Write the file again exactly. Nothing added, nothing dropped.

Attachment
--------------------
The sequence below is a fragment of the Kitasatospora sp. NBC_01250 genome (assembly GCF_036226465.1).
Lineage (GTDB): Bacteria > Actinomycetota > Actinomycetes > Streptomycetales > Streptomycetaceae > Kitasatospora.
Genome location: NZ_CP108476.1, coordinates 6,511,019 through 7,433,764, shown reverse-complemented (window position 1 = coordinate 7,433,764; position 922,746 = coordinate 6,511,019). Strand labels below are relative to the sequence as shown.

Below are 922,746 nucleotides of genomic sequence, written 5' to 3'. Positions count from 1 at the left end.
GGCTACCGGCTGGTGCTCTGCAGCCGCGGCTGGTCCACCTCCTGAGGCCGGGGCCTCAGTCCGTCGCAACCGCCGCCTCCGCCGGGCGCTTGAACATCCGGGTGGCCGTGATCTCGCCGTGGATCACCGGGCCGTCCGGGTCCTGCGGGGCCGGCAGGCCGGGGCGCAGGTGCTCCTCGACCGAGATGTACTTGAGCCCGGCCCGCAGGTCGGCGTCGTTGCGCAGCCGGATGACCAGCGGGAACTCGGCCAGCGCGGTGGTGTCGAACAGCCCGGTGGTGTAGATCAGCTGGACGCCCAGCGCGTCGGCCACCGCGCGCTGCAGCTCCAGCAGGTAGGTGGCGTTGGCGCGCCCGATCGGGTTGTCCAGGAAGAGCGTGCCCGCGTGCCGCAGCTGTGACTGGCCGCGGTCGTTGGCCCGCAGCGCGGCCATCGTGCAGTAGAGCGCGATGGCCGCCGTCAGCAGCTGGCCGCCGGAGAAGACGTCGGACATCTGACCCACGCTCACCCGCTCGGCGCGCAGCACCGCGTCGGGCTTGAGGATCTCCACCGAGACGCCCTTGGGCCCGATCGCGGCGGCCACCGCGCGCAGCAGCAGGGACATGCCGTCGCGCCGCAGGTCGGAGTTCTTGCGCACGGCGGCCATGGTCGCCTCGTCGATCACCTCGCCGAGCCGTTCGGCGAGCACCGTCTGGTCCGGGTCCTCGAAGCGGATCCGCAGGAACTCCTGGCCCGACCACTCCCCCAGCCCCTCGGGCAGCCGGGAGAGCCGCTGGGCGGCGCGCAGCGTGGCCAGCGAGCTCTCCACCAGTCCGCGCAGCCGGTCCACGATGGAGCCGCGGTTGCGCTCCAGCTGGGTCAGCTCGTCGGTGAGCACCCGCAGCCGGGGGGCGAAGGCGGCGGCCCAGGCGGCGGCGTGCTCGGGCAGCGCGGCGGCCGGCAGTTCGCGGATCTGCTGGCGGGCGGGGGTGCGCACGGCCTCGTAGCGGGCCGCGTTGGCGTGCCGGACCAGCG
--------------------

The sequence below is a fragment of the Kitasatospora sp. NBC_01250 genome (assembly GCF_036226465.1).
Lineage (GTDB): Bacteria > Actinomycetota > Actinomycetes > Streptomycetales > Streptomycetaceae > Kitasatospora.
Genome location: NZ_CP108476.1, coordinates 6,511,019 through 7,433,764, shown reverse-complemented (window position 1 = coordinate 7,433,764; position 922,746 = coordinate 6,511,019). Strand labels below are relative to the sequence as shown.

Below are 922,746 nucleotides of genomic sequence, written 5' to 3'. Positions count from 1 at the left end.
GGCTACCGGCTGGTGCTCTGCAGCCGCGGCTGGTCCACCTCCTGAGGCCGGGGCCTCAGTCCGTCGCAACCGCCGCCTCCGCCGGGCGCTTGAACATCCGGGTGGCCGTGATCTCGCCGTGGATCACCGGGCCGTCCGGGTCCTGCGGGGCCGGCAGGCCGGGGCGCAGGTGCTCCTCGACCGAGATGTACTTGAGCCCGGCCCGCAGGTCGGCGTCGTTGCGCAGCCGGATGACCAGCGGGAACTCGGCCAGCGCGGTGGTGTCGAACAGCCCGGTGGTGTAGATCAGCTGGACGCCCAGCGCGTCGGCCACCGCGCGCTGCAGCTCCAGCAGGTAGGTGGCGTTGGCGCGCCCGATCGGGTTGTCCAGGAAGAGCGTGCCCGCGTGCCGCAGCTGTGACTGGCCGCGGTCGTTGGCCCGCAGCGCGGCCATCGTGCAGTAGAGCGCGATGGCCGCCGTCAGCAGCTGGCCGCCGGAGAAGACGTCGGACATCTGACCCACGCTCACCCGCTCGGCGCGCAGCACCGCGTCGGGCTTGAGGATCTCCACCGAGACGCCCTTGGGCCCGATCGCGGCGGCCACCGCGCGCAGCAGCAGGGACATGCCGTCGCGCCGCAGGTCGGAGTTCTTGCGCACGGCGGCCATGGTCGCCTCGTCGATCACCTCGCCGAGCCGTTCGGCGAGCACCGTCTGGTCCGGGTCCTCGAAGCGGATCCGCAGGAACTCCTGGCCCGACCACTCCCCCAGCCCCTCGGGCAGCCGGGAGAGCCGCTGGGCGGCGCGCAGCGTGGCCAGCGAGCTCTCCACCAGTCCGCGCAGCCGGTCCACGATGGAGCCGCGGTTGCGCTCCAGCTGGGTCAGCTCGTCGGTGAGCACCCGCAGCCGGGGGGCGAAGGCGGCGGCCCAGGCGGCGGCGTGCTCGGGCAGCGCGGCGGCCGGCAGTTCGCGGATCTGCTGGCGGGCGGGGGTGCGCACGGCCTCGTAGCGGGCCGCGTTGGCGTGCCGGACCAGCG